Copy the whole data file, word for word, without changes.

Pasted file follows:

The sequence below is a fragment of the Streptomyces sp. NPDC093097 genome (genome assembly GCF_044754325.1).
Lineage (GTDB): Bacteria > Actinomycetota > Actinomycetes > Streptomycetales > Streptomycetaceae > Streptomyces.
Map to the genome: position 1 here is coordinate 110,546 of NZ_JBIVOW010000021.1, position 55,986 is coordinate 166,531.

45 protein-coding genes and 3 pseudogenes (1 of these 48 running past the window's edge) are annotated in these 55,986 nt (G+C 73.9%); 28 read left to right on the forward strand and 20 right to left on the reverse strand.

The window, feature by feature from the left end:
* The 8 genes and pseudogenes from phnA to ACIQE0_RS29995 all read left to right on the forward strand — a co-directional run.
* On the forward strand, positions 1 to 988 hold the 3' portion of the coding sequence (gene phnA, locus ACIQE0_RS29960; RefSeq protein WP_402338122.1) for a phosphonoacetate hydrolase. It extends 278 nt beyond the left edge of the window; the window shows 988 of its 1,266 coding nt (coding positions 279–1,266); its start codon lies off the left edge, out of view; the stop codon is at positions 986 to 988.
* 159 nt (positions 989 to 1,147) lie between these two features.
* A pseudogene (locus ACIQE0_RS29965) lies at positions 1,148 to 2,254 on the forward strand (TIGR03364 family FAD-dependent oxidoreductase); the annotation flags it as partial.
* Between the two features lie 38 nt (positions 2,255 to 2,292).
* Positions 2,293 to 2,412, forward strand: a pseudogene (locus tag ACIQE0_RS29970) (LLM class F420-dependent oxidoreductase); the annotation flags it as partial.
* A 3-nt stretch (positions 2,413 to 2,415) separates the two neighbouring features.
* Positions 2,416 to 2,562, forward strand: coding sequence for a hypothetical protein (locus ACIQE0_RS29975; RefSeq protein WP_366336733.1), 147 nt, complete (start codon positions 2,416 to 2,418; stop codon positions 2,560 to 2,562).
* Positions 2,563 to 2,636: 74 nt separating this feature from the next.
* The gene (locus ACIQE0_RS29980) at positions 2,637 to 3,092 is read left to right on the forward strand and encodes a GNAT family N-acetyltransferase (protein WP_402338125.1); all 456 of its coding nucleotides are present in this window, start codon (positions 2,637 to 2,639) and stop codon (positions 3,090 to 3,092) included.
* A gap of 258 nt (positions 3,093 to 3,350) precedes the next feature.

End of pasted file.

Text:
The sequence below is a fragment of the Streptomyces sp. NPDC093097 genome (genome assembly GCF_044754325.1).
Lineage (GTDB): Bacteria > Actinomycetota > Actinomycetes > Streptomycetales > Streptomycetaceae > Streptomyces.
Map to the genome: position 1 here is coordinate 110,546 of NZ_JBIVOW010000021.1, position 55,986 is coordinate 166,531.

45 protein-coding genes and 3 pseudogenes (1 of these 48 running past the window's edge) are annotated in these 55,986 nt (G+C 73.9%); 28 read left to right on the forward strand and 20 right to left on the reverse strand.

The window, feature by feature from the left end:
* The 8 genes and pseudogenes from phnA to ACIQE0_RS29995 all read left to right on the forward strand — a co-directional run.
* On the forward strand, positions 1 to 988 hold the 3' portion of the coding sequence (gene phnA, locus ACIQE0_RS29960; RefSeq protein WP_402338122.1) for a phosphonoacetate hydrolase. It extends 278 nt beyond the left edge of the window; the window shows 988 of its 1,266 coding nt (coding positions 279–1,266); its start codon lies off the left edge, out of view; the stop codon is at positions 986 to 988.
* 159 nt (positions 989 to 1,147) lie between these two features.
* A pseudogene (locus ACIQE0_RS29965) lies at positions 1,148 to 2,254 on the forward strand (TIGR03364 family FAD-dependent oxidoreductase); the annotation flags it as partial.
* Between the two features lie 38 nt (positions 2,255 to 2,292).
* Positions 2,293 to 2,412, forward strand: a pseudogene (locus tag ACIQE0_RS29970) (LLM class F420-dependent oxidoreductase); the annotation flags it as partial.
* A 3-nt stretch (positions 2,413 to 2,415) separates the two neighbouring features.
* Positions 2,416 to 2,562, forward strand: coding sequence for a hypothetical protein (locus ACIQE0_RS29975; RefSeq protein WP_366336733.1), 147 nt, complete (start codon positions 2,416 to 2,418; stop codon positions 2,560 to 2,562).
* Positions 2,563 to 2,636: 74 nt separating this feature from the next.
* The gene (locus ACIQE0_RS29980) at positions 2,637 to 3,092 is read left to right on the forward strand and encodes a GNAT family N-acetyltransferase (protein WP_402338125.1); all 456 of its coding nucleotides are present in this window, start codon (positions 2,637 to 2,639) and stop codon (positions 3,090 to 3,092) included.
* A gap of 258 nt (positions 3,093 to 3,350) precedes the next feature.